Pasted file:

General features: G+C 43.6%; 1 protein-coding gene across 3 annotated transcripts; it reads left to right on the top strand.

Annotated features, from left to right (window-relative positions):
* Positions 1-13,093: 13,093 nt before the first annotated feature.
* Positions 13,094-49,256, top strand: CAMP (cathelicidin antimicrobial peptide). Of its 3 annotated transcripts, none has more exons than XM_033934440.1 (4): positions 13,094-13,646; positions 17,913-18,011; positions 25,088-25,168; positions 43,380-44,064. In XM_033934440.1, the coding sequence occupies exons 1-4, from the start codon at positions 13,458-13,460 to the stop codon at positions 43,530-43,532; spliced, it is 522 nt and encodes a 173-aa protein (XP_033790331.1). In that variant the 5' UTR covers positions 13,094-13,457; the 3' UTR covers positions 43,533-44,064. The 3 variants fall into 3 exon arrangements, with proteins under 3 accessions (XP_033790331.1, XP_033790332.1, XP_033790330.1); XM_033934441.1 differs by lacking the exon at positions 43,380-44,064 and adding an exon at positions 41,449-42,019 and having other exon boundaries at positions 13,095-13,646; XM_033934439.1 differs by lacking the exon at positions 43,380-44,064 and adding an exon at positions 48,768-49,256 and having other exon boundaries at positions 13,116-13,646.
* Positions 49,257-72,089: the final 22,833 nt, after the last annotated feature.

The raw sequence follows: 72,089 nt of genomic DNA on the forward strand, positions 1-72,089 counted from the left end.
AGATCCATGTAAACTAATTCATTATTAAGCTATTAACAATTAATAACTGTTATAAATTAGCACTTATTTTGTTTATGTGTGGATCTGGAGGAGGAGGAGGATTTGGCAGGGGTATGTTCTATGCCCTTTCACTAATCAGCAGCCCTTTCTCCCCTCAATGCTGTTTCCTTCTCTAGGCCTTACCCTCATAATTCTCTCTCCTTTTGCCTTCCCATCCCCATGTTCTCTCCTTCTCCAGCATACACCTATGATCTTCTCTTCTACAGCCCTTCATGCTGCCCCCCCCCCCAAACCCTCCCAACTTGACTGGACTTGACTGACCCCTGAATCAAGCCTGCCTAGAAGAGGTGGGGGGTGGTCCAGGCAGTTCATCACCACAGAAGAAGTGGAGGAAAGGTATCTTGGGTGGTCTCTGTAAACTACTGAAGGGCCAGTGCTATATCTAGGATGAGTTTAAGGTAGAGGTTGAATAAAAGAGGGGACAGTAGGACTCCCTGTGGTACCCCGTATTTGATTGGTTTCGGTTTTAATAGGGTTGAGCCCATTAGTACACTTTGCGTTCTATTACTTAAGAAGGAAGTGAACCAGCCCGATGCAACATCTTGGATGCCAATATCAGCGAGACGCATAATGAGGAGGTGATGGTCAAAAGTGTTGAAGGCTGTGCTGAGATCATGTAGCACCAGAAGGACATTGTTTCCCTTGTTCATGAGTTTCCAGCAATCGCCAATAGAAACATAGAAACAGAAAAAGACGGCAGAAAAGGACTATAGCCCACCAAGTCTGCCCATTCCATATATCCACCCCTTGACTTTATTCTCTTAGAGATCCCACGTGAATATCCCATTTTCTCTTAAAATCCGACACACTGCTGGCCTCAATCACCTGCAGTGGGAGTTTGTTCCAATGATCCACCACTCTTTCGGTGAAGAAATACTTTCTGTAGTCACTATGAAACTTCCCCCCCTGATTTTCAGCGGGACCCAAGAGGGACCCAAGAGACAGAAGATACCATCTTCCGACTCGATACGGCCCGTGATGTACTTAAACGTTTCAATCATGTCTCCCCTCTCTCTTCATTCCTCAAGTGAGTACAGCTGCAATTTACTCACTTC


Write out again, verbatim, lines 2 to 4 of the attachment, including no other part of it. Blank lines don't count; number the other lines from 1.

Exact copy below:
Annotated features, from left to right (window-relative positions):
* Positions 1-13,093: 13,093 nt before the first annotated feature.
* Positions 13,094-49,256, top strand: CAMP (cathelicidin antimicrobial peptide). Of its 3 annotated transcripts, none has more exons than XM_033934440.1 (4): positions 13,094-13,646; positions 17,913-18,011; positions 25,088-25,168; positions 43,380-44,064. In XM_033934440.1, the coding sequence occupies exons 1-4, from the start codon at positions 13,458-13,460 to the stop codon at positions 43,530-43,532; spliced, it is 522 nt and encodes a 173-aa protein (XP_033790331.1). In that variant the 5' UTR covers positions 13,094-13,457; the 3' UTR covers positions 43,533-44,064. The 3 variants fall into 3 exon arrangements, with proteins under 3 accessions (XP_033790331.1, XP_033790332.1, XP_033790330.1); XM_033934441.1 differs by lacking the exon at positions 43,380-44,064 and adding an exon at positions 41,449-42,019 and having other exon boundaries at positions 13,095-13,646; XM_033934439.1 differs by lacking the exon at positions 43,380-44,064 and adding an exon at positions 48,768-49,256 and having other exon boundaries at positions 13,116-13,646.